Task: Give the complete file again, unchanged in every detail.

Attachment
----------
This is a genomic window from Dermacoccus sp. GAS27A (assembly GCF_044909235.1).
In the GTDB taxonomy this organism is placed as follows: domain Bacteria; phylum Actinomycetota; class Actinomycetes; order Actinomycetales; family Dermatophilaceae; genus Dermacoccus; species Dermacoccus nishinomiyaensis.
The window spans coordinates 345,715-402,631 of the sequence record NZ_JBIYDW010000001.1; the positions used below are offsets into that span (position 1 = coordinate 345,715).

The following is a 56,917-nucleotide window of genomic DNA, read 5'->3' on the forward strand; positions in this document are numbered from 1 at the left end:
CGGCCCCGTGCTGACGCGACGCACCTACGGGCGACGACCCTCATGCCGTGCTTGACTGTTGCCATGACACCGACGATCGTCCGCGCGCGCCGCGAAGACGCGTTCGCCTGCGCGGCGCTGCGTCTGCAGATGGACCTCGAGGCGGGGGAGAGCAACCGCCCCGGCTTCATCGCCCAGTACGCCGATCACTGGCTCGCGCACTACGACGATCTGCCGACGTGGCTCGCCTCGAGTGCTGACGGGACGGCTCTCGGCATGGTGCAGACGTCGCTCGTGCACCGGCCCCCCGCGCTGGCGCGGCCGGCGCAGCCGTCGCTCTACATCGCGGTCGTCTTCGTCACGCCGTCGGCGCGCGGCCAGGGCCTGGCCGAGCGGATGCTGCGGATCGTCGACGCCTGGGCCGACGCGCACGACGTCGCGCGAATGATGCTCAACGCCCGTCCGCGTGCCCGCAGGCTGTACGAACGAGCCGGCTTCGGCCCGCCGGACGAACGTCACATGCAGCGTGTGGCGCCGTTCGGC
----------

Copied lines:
This is a genomic window from Dermacoccus sp. GAS27A (assembly GCF_044909235.1).
In the GTDB taxonomy this organism is placed as follows: domain Bacteria; phylum Actinomycetota; class Actinomycetes; order Actinomycetales; family Dermatophilaceae; genus Dermacoccus; species Dermacoccus nishinomiyaensis.
The window spans coordinates 345,715-402,631 of the sequence record NZ_JBIYDW010000001.1; the positions used below are offsets into that span (position 1 = coordinate 345,715).

The following is a 56,917-nucleotide window of genomic DNA, read 5'->3' on the forward strand; positions in this document are numbered from 1 at the left end:
CGGCCCCGTGCTGACGCGACGCACCTACGGGCGACGACCCTCATGCCGTGCTTGACTGTTGCCATGACACCGACGATCGTCCGCGCGCGCCGCGAAGACGCGTTCGCCTGCGCGGCGCTGCGTCTGCAGATGGACCTCGAGGCGGGGGAGAGCAACCGCCCCGGCTTCATCGCCCAGTACGCCGATCACTGGCTCGCGCACTACGACGATCTGCCGACGTGGCTCGCCTCGAGTGCTGACGGGACGGCTCTCGGCATGGTGCAGACGTCGCTCGTGCACCGGCCCCCCGCGCTGGCGCGGCCGGCGCAGCCGTCGCTCTACATCGCGGTCGTCTTCGTCACGCCGTCGGCGCGCGGCCAGGGCCTGGCCGAGCGGATGCTGCGGATCGTCGACGCCTGGGCCGACGCGCACGACGTCGCGCGAATGATGCTCAACGCCCGTCCGCGTGCCCGCAGGCTGTACGAACGAGCCGGCTTCGGCCCGCCGGACGAACGTCACATGCAGCGTGTGGCGCCGTTCGGC